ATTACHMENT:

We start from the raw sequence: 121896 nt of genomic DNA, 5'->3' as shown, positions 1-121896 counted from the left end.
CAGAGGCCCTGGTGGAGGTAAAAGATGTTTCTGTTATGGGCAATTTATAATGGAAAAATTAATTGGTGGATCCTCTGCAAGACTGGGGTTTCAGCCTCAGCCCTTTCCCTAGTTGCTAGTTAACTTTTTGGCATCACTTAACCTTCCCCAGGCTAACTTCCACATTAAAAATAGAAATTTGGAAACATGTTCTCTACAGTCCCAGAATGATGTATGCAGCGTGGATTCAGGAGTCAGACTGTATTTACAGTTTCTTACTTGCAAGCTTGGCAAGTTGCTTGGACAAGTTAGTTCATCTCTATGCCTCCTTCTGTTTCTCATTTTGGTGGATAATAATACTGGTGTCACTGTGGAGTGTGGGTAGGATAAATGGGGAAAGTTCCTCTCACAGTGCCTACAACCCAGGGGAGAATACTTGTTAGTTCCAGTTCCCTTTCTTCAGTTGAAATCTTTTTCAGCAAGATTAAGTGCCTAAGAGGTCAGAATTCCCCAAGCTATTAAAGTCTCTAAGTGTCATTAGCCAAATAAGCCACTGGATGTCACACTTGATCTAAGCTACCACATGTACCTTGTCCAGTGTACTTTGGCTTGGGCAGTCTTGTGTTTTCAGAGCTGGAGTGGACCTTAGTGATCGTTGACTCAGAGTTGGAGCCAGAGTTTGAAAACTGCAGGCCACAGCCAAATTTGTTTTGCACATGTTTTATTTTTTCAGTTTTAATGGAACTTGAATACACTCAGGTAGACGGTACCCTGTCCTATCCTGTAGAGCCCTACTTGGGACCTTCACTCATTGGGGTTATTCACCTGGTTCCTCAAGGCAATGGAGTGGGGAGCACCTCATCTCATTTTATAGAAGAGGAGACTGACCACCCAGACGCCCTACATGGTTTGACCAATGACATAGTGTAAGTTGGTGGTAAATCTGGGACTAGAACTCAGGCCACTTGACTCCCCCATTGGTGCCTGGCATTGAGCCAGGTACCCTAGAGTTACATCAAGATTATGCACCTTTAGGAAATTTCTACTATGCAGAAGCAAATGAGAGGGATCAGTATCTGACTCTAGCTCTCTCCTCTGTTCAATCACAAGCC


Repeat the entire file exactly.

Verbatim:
We start from the raw sequence: 121896 nt of genomic DNA, 5'->3' as shown, positions 1-121896 counted from the left end.
CAGAGGCCCTGGTGGAGGTAAAAGATGTTTCTGTTATGGGCAATTTATAATGGAAAAATTAATTGGTGGATCCTCTGCAAGACTGGGGTTTCAGCCTCAGCCCTTTCCCTAGTTGCTAGTTAACTTTTTGGCATCACTTAACCTTCCCCAGGCTAACTTCCACATTAAAAATAGAAATTTGGAAACATGTTCTCTACAGTCCCAGAATGATGTATGCAGCGTGGATTCAGGAGTCAGACTGTATTTACAGTTTCTTACTTGCAAGCTTGGCAAGTTGCTTGGACAAGTTAGTTCATCTCTATGCCTCCTTCTGTTTCTCATTTTGGTGGATAATAATACTGGTGTCACTGTGGAGTGTGGGTAGGATAAATGGGGAAAGTTCCTCTCACAGTGCCTACAACCCAGGGGAGAATACTTGTTAGTTCCAGTTCCCTTTCTTCAGTTGAAATCTTTTTCAGCAAGATTAAGTGCCTAAGAGGTCAGAATTCCCCAAGCTATTAAAGTCTCTAAGTGTCATTAGCCAAATAAGCCACTGGATGTCACACTTGATCTAAGCTACCACATGTACCTTGTCCAGTGTACTTTGGCTTGGGCAGTCTTGTGTTTTCAGAGCTGGAGTGGACCTTAGTGATCGTTGACTCAGAGTTGGAGCCAGAGTTTGAAAACTGCAGGCCACAGCCAAATTTGTTTTGCACATGTTTTATTTTTTCAGTTTTAATGGAACTTGAATACACTCAGGTAGACGGTACCCTGTCCTATCCTGTAGAGCCCTACTTGGGACCTTCACTCATTGGGGTTATTCACCTGGTTCCTCAAGGCAATGGAGTGGGGAGCACCTCATCTCATTTTATAGAAGAGGAGACTGACCACCCAGACGCCCTACATGGTTTGACCAATGACATAGTGTAAGTTGGTGGTAAATCTGGGACTAGAACTCAGGCCACTTGACTCCCCCATTGGTGCCTGGCATTGAGCCAGGTACCCTAGAGTTACATCAAGATTATGCACCTTTAGGAAATTTCTACTATGCAGAAGCAAATGAGAGGGATCAGTATCTGACTCTAGCTCTCTCCTCTGTTCAATCACAAGCC